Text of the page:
Pat
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Post by Pat » Fri Nov 30, 2007 12:14 am

Hadn't realised Terrapin wasn't varnished as she looks so good even after two years!

chris
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Post by chris » Fri Nov 30, 2007 12:36 am

If you have seen John's Grads you should know he doesn't believe in varnish!
PS good thing he doesn't read the forum!!!

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jpa_wfsc
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Post by jpa_wfsc » Fri Nov 30, 2007 9:39 am

Try SP systems 250.

Its a two part epoxy, clear, but suspended in a solvent. Once mixed the two parts have a Loooong pot life, the mix brushes very easily (very low viscocity) and very good penetration of the timber. Then the solvent evaporates and the two parts do their stuff - so the epoxy hardens in and on the wood surface. Resulting in a good surface to cut back and then varnish.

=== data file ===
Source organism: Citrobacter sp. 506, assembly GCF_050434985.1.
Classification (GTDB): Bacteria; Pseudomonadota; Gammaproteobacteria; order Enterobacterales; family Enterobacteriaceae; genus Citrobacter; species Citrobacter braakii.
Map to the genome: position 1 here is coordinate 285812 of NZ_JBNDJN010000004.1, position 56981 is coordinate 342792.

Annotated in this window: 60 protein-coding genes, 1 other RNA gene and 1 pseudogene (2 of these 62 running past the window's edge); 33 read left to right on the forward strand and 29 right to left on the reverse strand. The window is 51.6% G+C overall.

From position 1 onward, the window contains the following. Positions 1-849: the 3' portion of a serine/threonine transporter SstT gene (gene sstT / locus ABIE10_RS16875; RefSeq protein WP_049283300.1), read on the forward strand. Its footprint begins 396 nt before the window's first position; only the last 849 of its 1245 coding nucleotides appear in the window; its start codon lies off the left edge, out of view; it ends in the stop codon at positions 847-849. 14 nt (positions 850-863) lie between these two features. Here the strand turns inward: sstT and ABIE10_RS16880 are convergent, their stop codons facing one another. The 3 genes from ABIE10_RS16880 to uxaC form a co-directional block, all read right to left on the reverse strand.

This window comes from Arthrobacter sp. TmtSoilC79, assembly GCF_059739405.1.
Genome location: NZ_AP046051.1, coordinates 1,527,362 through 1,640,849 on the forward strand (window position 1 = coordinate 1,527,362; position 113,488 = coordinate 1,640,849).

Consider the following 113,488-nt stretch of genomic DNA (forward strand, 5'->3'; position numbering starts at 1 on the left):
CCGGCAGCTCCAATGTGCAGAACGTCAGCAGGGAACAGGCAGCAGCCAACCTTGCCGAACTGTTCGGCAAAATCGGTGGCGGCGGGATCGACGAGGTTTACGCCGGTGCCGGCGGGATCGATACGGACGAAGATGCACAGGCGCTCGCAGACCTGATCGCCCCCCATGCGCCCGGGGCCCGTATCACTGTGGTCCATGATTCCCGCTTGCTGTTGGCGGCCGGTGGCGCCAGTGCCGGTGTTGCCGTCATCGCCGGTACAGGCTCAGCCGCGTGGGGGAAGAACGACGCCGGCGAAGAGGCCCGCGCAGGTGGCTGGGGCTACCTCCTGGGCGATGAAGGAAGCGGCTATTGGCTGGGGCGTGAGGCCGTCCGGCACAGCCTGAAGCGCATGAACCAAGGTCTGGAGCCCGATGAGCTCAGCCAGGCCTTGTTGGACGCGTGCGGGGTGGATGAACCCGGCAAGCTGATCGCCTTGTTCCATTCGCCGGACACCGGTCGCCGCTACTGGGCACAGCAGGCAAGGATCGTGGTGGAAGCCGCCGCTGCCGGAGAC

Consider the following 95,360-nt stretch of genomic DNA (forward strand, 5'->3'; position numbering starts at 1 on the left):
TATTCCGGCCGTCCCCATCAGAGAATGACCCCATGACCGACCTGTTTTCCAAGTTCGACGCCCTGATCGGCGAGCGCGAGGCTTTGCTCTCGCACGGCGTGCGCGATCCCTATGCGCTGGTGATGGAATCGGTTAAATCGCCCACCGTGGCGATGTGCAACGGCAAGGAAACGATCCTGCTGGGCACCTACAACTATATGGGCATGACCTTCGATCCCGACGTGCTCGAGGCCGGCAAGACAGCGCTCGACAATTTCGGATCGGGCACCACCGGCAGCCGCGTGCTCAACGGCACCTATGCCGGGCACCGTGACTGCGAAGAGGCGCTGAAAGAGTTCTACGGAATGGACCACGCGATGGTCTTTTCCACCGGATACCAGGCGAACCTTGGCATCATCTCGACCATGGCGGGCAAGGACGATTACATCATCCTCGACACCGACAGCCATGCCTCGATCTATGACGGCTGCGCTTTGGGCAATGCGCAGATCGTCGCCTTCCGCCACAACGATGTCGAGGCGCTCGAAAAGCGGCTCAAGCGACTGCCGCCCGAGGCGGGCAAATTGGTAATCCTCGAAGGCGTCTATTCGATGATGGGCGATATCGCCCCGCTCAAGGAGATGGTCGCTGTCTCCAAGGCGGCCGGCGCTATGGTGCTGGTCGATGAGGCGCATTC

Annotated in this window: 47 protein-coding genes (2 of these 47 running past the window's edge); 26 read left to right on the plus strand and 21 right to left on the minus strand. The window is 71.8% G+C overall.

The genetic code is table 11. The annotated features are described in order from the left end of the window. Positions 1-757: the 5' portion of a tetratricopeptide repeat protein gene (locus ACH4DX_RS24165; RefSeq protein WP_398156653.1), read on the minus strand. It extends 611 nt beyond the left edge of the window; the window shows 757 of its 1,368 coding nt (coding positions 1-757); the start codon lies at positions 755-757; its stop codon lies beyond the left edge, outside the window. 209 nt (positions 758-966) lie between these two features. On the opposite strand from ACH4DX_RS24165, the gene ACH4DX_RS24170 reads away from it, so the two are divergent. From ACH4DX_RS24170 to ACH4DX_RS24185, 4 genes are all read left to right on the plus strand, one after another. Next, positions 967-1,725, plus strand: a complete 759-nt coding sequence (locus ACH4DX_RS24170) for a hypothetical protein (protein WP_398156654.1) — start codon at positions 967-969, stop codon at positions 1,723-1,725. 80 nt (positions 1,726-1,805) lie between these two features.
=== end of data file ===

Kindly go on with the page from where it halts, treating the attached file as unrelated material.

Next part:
I tried it on my daughters oppie and with two coats of international varnish on top (SP must be over-covered as has no UV filters). Its lasting well so far. So I am now using it on the canoe. The canoe really needed re-decking but I am hoping the hardening and sealing effect of the soaked-in epoxy will extend the life for a few more seasons.
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chris
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Post by chris » Fri Nov 30, 2007 9:53 am

Yes G4 can be cut back after a couple of days with wet and dry.
Another thing I like is that after three coats (which are put on in one day as you only leave a minimum time between coats) you have a very good ground built up. If you had done the traditional method of thinned coat ofvarnish plus more coats I guess you would need six coats to acheive the same build up of depth of varnish. and that would need 24hrs between coats.